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ALBANY — The state Legislature has approved a bill that provides a compromise for the use of Kings Point Park, two years after New York’s top court blocked the Village of Kings Point from expanding a public works facility.
The Assembly gave final passage to the measure late Wednesday. Sponsored by Sen. Jack Martins (R-Old Westbury) and Assemb. Michelle Schimel (D-Port Washington), it would allow the village to use the park for public works services — but on a much smaller scale. Some neighbors had opposed it, saying it would destroy woodlands.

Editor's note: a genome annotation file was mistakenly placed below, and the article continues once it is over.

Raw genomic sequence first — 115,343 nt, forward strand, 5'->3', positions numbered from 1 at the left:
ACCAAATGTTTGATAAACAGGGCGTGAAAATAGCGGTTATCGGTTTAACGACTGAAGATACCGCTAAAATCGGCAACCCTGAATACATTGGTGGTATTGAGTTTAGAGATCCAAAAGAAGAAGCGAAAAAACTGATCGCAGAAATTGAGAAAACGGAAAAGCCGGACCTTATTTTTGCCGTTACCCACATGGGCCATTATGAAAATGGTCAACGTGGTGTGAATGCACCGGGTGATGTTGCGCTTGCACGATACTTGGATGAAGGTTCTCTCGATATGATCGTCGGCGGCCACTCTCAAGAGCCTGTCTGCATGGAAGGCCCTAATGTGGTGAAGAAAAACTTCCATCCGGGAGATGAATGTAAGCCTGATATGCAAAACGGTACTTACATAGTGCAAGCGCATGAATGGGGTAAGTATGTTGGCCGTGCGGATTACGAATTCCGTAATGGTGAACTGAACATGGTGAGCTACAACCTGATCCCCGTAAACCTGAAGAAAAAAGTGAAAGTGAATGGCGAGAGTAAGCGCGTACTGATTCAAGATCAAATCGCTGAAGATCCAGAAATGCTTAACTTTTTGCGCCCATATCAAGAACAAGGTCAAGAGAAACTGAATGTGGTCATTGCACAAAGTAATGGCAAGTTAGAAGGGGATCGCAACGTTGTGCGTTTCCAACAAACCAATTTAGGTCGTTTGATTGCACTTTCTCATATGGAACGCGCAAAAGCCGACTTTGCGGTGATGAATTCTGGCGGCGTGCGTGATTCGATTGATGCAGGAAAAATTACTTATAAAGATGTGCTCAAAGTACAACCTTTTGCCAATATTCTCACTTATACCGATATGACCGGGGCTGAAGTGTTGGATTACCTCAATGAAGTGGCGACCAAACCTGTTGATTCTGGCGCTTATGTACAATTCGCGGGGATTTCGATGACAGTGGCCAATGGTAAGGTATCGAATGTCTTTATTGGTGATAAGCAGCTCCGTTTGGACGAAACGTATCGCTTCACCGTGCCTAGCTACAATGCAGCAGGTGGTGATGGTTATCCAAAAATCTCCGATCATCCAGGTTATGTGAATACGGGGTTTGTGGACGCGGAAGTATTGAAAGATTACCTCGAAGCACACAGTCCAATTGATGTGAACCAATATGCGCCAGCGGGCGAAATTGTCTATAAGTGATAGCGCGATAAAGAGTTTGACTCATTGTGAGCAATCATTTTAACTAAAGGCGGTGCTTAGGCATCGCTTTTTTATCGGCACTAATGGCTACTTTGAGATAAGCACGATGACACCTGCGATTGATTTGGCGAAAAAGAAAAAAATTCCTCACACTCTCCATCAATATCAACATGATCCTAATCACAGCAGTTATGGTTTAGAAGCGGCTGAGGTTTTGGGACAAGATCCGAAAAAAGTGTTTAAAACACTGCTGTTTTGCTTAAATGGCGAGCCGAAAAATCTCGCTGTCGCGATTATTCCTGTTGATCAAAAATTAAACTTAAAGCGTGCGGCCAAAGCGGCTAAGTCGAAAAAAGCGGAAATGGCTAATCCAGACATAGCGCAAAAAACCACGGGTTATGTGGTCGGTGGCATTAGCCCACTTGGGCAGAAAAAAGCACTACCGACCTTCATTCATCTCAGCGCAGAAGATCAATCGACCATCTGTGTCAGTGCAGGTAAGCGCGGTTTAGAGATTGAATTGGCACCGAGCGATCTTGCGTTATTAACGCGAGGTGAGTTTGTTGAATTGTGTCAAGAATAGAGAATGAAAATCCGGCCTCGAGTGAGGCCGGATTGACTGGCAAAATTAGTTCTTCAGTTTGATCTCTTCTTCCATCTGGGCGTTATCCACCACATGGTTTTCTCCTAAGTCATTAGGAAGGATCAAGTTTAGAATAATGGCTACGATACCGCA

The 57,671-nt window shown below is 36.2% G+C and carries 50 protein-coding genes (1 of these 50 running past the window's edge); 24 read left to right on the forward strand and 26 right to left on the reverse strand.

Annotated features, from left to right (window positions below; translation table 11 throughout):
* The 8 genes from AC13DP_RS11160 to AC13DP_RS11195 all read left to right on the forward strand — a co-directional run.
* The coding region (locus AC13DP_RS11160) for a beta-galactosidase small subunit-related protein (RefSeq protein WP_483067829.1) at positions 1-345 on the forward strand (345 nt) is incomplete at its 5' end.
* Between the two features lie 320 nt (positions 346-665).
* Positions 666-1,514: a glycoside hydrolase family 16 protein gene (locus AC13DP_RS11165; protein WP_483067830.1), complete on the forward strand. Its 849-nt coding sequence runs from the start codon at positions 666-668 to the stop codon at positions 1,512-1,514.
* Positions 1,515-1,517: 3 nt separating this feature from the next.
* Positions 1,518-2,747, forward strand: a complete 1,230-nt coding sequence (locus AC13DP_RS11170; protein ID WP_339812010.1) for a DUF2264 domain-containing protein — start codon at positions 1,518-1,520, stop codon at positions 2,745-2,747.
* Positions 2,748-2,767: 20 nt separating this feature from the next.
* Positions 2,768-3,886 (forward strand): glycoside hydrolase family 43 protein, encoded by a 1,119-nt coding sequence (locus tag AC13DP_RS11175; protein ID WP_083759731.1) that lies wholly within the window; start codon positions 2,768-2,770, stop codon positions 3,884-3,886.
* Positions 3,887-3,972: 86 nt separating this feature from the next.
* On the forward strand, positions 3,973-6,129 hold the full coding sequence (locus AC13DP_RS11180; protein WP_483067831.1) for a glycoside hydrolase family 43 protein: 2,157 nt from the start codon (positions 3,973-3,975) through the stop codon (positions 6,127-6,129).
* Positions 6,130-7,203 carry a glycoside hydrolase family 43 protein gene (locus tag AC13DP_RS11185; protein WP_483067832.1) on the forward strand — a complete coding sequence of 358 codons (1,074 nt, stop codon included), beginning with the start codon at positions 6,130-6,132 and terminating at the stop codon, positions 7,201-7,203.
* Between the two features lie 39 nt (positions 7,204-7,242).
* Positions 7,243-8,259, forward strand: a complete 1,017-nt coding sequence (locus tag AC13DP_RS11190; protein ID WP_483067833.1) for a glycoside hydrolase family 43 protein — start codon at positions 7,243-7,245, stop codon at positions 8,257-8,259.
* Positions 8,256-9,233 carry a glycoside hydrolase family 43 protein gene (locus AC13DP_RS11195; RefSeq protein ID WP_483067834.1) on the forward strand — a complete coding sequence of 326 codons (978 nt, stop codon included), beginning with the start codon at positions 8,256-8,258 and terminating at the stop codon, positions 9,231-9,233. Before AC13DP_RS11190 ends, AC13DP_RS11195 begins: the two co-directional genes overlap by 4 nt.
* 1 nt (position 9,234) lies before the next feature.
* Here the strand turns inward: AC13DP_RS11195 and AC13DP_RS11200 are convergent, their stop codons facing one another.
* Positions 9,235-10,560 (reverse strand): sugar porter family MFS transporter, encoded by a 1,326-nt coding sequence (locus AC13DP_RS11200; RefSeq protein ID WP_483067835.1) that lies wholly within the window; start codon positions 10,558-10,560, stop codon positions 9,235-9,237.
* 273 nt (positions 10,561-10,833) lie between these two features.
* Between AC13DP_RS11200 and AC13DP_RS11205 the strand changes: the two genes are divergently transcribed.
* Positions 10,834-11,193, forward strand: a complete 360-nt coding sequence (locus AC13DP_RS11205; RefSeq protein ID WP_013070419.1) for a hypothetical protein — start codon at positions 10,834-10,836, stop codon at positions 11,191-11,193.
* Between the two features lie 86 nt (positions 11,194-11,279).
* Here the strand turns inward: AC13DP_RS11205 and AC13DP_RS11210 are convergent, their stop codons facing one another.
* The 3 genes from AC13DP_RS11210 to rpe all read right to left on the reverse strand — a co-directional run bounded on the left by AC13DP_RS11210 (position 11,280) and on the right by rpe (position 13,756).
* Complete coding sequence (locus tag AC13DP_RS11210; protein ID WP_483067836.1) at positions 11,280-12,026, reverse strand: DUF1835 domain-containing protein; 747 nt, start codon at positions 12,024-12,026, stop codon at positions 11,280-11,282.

The measure now will go to Gov. Andrew M. Cuomo later this year for signature or veto.
Under the bill, 1.1 acres would be set aside for local-government use. The village, for decades, used about three acres of the park but sparked opposition in 2008 when it proposed to expand its footprint to 5.5 acres. That would’ve involved cutting down trees, paving a section and constructing a new public works building.
Neighbors sued and won after a six-year court battle. In 2014, the state Court of Appeals said the land is clearly “dedicated parkland” and cannot be used for other purposes unless “authorized by the State Legislature.” The village had been using a three-acre section of the park for vehicle storage and other purposes for about 70 years.
The Martins-Schimel bill authorizes village use of the land, but limits it.